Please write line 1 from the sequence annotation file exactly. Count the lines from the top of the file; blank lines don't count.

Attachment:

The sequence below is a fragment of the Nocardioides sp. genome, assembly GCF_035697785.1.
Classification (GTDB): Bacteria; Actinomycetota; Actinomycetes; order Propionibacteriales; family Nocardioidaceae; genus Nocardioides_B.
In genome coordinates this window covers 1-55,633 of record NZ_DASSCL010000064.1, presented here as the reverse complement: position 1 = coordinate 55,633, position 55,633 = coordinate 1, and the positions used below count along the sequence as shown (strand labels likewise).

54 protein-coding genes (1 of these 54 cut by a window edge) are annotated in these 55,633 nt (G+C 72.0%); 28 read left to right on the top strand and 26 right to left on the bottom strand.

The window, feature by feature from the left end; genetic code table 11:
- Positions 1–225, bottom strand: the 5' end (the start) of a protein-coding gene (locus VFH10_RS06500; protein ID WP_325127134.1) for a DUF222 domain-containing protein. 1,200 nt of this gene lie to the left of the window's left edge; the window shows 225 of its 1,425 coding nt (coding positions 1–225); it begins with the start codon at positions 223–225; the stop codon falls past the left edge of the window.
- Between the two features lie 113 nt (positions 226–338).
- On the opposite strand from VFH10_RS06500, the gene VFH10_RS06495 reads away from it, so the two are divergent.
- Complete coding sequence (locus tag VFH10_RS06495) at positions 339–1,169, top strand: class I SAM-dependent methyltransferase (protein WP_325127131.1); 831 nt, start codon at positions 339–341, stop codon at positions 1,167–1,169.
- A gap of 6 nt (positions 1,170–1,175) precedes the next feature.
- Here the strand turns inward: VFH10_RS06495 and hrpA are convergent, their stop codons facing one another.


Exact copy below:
The sequence below is a fragment of the Nocardioides sp. genome, assembly GCF_035697785.1.